The American War of Independence, Black Powder, 28mm
The only way to entice Bill Gilchrist in these days is to ask him to run a Black Powder game. So, that’s exactly what we did. Also, as we hadn’t played an American War of Independence game for a while, we opted for that. I left it to Bill to choose the battle – he likes refights – and he chose Guilford Courthouse. this is a favourite of mine, partly ’cause I wrote the Osprey Campaign book on it, and also ’cause I’ll be revisiting the battlefield at the end of the month. I thought it was a bit ambitious, with its multi-layered lines of defence, but we decided to give it a go. The battle of course, was fought near Greensboro, North Carolina, with the British attacking an American army that was arrayed in three lines. The first two consisted of militiamen from North Carolina and Virginia, supported by riflemen, guns and cavalry. In reserve were two brigades of Continental regulars and more guns. In any refight this is a tough nut to crack for the small but professional British force. Anyway, we played the game using a fairly historical order of battle, on an 8×6 foot table, with the British deployed along one of the two shorter sides. Mark, Peter and I played the British, Bart, Campbell, Donald and “New” Michael commanded the Americans, and Bill umpired. We British players began with an “O Group”, when we decided to try something radical. Instead of the usual frontal attack we opted to mass everyone on our right flank, and try to “blitzkrieg” our way through the rebel lines. The idea behind this was that we got no kudos for killing off militiamen – only the enemy regulars. We counted on the poor command levels of the American militia to pin them in place while we waltzed around them. That at any rate was the novel plan. Actually, it all started to go wrong from Turn 1. We failed two of our three brigade command rolls, and the army stayed put. Pretty much the same thing happened on Turn 2, but we eventually got rolling, and started piling the pressure on the rebel left flank.Then, Bart rolled some pretty amazing command rolls, allowing him to move the bulk of his North Carolina militiamen to the threatened sector. So, rather than bypassing the rebel line as we’d planned, we landed up getting drawn into a fight in the woods. Well, that was OK. Man for man we could make mincemeat of these militiamen, and so we weren’t too worried.Peter’s Hessians drove the supporting riflemen and Lee’s Legion troopers back, and we gained control the high ground on our right flank. We seemed to take turns in failing our command rolls, but eventually my brigade – Websters – swung onto our left flank beyond the first rail fence.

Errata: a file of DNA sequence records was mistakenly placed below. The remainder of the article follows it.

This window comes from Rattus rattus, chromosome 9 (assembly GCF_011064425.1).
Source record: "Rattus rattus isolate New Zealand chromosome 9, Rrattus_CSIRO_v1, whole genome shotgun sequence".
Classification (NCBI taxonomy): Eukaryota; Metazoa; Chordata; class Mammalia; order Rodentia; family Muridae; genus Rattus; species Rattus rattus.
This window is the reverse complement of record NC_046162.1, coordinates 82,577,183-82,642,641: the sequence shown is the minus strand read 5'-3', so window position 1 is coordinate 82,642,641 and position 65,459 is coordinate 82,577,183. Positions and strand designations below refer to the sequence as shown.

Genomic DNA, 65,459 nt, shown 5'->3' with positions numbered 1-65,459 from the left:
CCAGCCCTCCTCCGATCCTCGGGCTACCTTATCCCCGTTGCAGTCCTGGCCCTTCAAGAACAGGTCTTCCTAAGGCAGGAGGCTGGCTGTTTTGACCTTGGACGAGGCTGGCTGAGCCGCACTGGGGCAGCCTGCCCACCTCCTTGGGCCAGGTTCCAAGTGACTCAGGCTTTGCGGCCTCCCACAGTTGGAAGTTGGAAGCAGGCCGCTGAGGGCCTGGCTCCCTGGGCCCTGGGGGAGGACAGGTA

My firepower had already seen off two rebel militia units. the rest decided to charge me. this was typical Bart, but he bit off a little more than he could chew. He charged home, but I beat him in hand-to-hand combat and routed his unit. That’s them in the centre above, with the white regimental colour. Then the next one tried the same, and this time it was beaten by British firepower. the plucky 33rd stood fast throughout all this, while the 23rd and the attached lights cleaned up the remaining pockets of riflemen and enemy cavalry. So, that only left a gun, which was seen off by the British Legion cavalry, after a less than successful first charge attempt. Up ahead though, things were getting hairy. Peter’s Hessian von Bose regiment emerged from the woods by a rail fence, to find it lined with American regulars. What followed was really a final reel of Butch Cassidy and the Sundance Kid moment, with everyone blazing at the Germans. they survived one turn, but finally succumbed to a failed morale test. That showed us that the way forward was blocked. If we wanted to make headway, we needed a Plan B. The thing was, Peter’s 71st Highlanders were just about to get in the same mess, or rather they would have if they werren’t charged by Virginia militia. These were duly routed by the Highlanders, and bought us time to redeploy, to march diagonally through the woods to come round the right flank of the waiting American line. Meanwhile the Guards Brigade were pretty much doing nothing apart from being held in reserve for the grand attack. Back in the centre, I’d cleared the last of the militia from the woods, and was moving up in support of Peter. That though, is where we ran out of time. the umpire declared that dusk was coming, and this was the last turn. So, the game fizzled out with the rebel regulars still wholly intact. Out only loss was the Hessian unit, and we’d seen off three of the four American militia brigades, while the fourth was in pretty bad shape.That though, wasn’t enough for a win, and although Bill declared the game a draw, we’d preserved our army – a result – but so had the Americans. So, a wasted opportunity, thanks to being too fancy in our footwork! It was a great game though – and we’ll revisit it again some time – any try something completely different!